If there’s one ab exercise that gets you a lot of bang for your buck, it’s bicycle crunches. According to a study published in the American Council on Exercise, bicycle crunches are one of the most effective exercises to do when it comes to working on your midsection.
In fact, the bicycle crunch is excellent for engaging the rectus abdominis — the ‘six-pack’ ab muscles along the front of your stomach, the obliques, and the deep transverse abdominis, which are the hardest to target. You’ll also work your hamstrings and quads in this move.
But what would the effect of 100 bicycle crunches be? To find out more, I unrolled my yoga mat, engaged my core, and got crunching. Read on to find out what happened.
As a reminder, what works for me might not be right for you and your body, and if you’re new to exercise, or returning to exercise following an injury, it’s a good idea to check your form with a personal trainer before adding reps. It’s also worth checking with your doctor if you are pregnant, or have suffered from a lower back injury before doing bicycle crunches.
How to do a bicycle crunch
Let’s start by taking a look at how to do a bicycle crunch:
- Start on your back with your feet pressed into the floor, hip-width apart
- Suck your belly button towards your spine, place your hands lightly behind your head with your elbows wide, and raise your upper back off the mat
- Raise your legs to a tabletop position and engage your abdominal muscles
- Straighten the left leg slowly away from your body with your toes pointed. As you do this, bend your right knee towards your torso, and twist your left elbow to touch outside your right knee
- Swap sides by twisting to the other side, alternating with slow control.
It’s important to keep your lower back pressed into the mat for the entire exercise — not doing so can put pressure on your spine. To avoid arching your back, think about keeping your core engaged, sucking your belly button towards your spine, and perform the entire exercise slowly, with control.
If your neck hurts during the bicycle crunch, ensure you’re not physically pulling on your neck with your hands. The movement should come from the abdominal muscles, not your arms. Keep your eye gaze down towards your toes and your hands relaxed on your temples.
I did 100 bicycle crunches a day for a week — here’s what happened
What would 700 bicycle crunches do to my core? To find out more, I unrolled my yoga mat and got to work. Here’s my training diary from the week:
Tom’s Guide readers will know, this isn’t my first weird fitness challenge for the brand — a few weeks ago I did 100 plank jacks a day for a week, and the week before that, 100 donkey kicks. I do bicycle crunches pretty regularly as part of my ab workouts, so I wasn’t expecting this one to be all too difficult. On day one, I opted for two sets of 50 reps, trying to reach my knee to my elbow each time.
The key to getting results from bicycle crunches is moving slowly, and with control — it’s important not to race through the reps, as more often than not, you won’t actually work your abs as hard as your hip flexor muscles will take over. 100 reps later, I felt a slight twinge in my abs, but nothing too dramatic.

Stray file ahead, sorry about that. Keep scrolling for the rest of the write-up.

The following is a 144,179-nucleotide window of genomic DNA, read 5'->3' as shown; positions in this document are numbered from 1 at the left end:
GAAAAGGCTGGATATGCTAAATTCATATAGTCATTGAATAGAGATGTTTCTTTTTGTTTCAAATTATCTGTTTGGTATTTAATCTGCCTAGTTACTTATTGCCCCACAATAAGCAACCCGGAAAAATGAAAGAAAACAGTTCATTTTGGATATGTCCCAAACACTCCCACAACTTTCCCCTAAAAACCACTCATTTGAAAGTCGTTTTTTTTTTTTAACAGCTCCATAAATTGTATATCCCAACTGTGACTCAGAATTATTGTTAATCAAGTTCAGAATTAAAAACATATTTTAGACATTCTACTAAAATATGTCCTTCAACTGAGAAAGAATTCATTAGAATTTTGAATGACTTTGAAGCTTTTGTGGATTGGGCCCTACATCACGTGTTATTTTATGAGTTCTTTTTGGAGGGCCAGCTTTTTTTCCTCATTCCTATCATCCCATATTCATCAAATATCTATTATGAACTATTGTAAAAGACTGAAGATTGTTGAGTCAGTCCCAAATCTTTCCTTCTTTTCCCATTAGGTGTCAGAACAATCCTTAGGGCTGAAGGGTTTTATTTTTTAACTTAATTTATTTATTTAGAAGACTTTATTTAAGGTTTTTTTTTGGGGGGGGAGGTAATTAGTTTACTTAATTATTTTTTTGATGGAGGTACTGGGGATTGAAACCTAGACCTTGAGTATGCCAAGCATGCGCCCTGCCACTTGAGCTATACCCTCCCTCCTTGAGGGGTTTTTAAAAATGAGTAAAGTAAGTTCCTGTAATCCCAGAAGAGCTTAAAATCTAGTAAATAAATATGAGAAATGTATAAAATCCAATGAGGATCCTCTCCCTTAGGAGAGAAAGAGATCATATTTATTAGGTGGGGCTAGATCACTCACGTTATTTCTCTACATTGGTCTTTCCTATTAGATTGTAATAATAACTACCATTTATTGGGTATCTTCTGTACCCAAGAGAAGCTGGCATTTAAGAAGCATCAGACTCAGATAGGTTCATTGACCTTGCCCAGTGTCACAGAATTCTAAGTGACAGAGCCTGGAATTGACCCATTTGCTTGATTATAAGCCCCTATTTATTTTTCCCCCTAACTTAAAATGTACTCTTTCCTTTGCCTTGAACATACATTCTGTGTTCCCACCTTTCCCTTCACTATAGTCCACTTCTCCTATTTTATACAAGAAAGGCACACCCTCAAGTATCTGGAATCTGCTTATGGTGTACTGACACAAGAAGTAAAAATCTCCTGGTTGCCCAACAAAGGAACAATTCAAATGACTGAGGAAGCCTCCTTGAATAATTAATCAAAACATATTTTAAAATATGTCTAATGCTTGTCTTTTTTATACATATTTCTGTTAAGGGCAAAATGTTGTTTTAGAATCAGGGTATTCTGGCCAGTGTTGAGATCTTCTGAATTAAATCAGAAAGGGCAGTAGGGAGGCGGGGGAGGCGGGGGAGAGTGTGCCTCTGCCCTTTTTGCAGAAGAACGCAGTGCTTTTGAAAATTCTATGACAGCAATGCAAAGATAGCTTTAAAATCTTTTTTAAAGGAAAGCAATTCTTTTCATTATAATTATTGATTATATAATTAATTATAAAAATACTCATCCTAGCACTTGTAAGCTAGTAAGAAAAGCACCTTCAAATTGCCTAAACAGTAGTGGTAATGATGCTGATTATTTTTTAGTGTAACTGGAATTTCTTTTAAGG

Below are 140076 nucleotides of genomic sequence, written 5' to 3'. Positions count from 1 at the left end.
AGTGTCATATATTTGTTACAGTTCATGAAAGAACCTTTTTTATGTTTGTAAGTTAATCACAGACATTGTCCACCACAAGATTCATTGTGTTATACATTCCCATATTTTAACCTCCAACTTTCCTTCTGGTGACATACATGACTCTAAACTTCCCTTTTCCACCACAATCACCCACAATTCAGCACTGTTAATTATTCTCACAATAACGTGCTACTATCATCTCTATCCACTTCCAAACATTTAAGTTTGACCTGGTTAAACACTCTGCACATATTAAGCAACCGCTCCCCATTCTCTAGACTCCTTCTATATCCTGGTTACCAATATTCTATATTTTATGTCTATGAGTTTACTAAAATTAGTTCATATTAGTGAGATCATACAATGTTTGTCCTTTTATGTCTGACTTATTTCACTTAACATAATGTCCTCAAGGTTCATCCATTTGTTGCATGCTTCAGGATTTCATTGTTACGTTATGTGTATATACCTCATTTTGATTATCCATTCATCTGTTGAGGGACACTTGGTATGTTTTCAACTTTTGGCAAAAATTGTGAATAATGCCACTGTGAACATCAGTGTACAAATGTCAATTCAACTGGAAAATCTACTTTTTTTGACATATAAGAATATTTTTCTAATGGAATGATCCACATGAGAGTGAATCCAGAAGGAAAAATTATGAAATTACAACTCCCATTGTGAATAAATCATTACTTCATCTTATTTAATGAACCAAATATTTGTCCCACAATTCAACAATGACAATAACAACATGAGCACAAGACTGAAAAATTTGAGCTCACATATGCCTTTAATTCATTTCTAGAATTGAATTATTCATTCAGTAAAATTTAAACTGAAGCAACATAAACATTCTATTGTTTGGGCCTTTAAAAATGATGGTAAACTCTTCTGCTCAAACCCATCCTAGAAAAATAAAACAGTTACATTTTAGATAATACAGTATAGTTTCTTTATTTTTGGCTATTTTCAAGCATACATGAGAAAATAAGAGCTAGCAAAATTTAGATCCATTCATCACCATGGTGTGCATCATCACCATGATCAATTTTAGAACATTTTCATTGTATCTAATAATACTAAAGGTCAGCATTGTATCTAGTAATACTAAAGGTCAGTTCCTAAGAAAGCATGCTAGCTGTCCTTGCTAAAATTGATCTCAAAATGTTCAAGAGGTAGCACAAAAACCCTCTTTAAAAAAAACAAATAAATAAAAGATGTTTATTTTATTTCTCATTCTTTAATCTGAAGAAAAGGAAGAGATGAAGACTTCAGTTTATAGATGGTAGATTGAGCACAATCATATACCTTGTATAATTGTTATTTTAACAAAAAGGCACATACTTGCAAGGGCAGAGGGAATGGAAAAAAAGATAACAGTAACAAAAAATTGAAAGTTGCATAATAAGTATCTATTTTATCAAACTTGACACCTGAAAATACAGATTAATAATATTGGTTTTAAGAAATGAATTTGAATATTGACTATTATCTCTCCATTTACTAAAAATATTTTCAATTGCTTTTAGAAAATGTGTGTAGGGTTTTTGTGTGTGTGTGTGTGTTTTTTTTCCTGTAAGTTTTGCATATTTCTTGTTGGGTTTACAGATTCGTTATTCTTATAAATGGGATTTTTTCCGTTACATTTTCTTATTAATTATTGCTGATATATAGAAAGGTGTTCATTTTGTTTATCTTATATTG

Day two followed the same pattern. I could feel the crunches in my core more quickly this time, but probably because I was working the same muscles as yesterday. As a reminder, it’s not recommended you work the same muscle group day after day, as your body needs time to recover — this is when your muscles repair, and grow stronger.
I did my 100 reps before heading out the door for a tempo session and found I was able to better engage my core on the run. Result! As a runner, a strong core is imperative — it can help you run faster and with better form.
On day three, I decided to mix things up and try bicycle crunches with a hold. For this I slowed things down, pausing for a count of two each time my elbow reached my knee. I did five sets of 20 reps, 10 on each side.
I found these a lot harder than the faster reps, probably because I was forcing my core to activate for longer during the hold. Doing exercises that involve a hold increases the muscle's time under tension, which can help you to build muscle.
On day four, I tagged my 100 bicycle crunches onto the end of a strength session in the gym. Grabbing a Bosu ball, I opted to do the bicycle crunches on there, forcing my core to work much harder to keep my body stable on the uneven surface. Five reps in I was shaking, and by the end of day four, my core was on fire.
Days 5 and 6
On days five and six, I returned to the solid ground but practiced holding one of the best adjustable dumbbells between my hands as I crunched. This upped the ante, and I could feel my core working hard, however by the final few reps on day five, I could feel I was tensing in my neck. On day six I put the weights to one side and did slower bicycle crunches with just my body weight.
At last the end was in sight! On the final day of this challenge, I strapped a set of the best ankle weights and got crunching.
Ankle weights can easily cause joint strain, so if you’re new to the move, this is one to skip. I found using ankle weights forced my legs to work much harder as I extended and crunched them back in, and I definitely felt they turned the exercise into more of a full-body workout.
My verdict after a week? Bicycle crunches are an excellent ab exercise, and wow, I could feel this one in my core.
Of course, there were no physical results after 700 crunches — unfortunately, visible abs are the result of a low body fat percentage, so no amount of bicycling will give you a six-pack. That said, I felt like I’d worked hard, and on the mornings I did my reps before heading out for a run like I was able to engage my core and run with better form. This is one I’ll be repeating.